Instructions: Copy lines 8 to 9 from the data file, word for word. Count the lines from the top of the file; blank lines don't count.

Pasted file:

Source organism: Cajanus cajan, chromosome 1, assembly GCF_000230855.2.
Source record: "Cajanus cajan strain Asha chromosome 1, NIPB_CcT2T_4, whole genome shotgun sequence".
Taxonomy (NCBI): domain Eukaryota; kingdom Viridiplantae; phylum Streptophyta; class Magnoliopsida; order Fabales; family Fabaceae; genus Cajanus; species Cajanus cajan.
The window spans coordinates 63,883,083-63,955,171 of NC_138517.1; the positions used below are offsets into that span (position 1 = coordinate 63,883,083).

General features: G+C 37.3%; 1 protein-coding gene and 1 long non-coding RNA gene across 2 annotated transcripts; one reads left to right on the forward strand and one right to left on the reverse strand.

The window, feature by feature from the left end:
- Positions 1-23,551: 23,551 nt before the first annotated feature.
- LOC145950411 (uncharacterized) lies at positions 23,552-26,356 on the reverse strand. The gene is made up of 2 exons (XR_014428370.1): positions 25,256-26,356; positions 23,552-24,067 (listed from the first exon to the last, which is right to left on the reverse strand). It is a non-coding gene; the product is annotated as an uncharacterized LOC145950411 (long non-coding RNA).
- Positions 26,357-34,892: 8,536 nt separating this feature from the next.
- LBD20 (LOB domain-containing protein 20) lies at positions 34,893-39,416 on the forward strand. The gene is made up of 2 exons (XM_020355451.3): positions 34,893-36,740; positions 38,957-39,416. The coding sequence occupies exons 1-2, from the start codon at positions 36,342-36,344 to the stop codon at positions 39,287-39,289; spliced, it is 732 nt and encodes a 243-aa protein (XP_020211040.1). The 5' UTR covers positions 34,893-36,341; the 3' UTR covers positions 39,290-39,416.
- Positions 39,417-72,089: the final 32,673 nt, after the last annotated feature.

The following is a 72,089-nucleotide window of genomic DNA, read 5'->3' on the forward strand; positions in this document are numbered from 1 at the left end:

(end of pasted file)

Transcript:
- LOC145950411 (uncharacterized) lies at positions 23,552-26,356 on the reverse strand. The gene is made up of 2 exons (XR_014428370.1): positions 25,256-26,356; positions 23,552-24,067 (listed from the first exon to the last, which is right to left on the reverse strand). It is a non-coding gene; the product is annotated as an uncharacterized LOC145950411 (long non-coding RNA).
- Positions 26,357-34,892: 8,536 nt separating this feature from the next.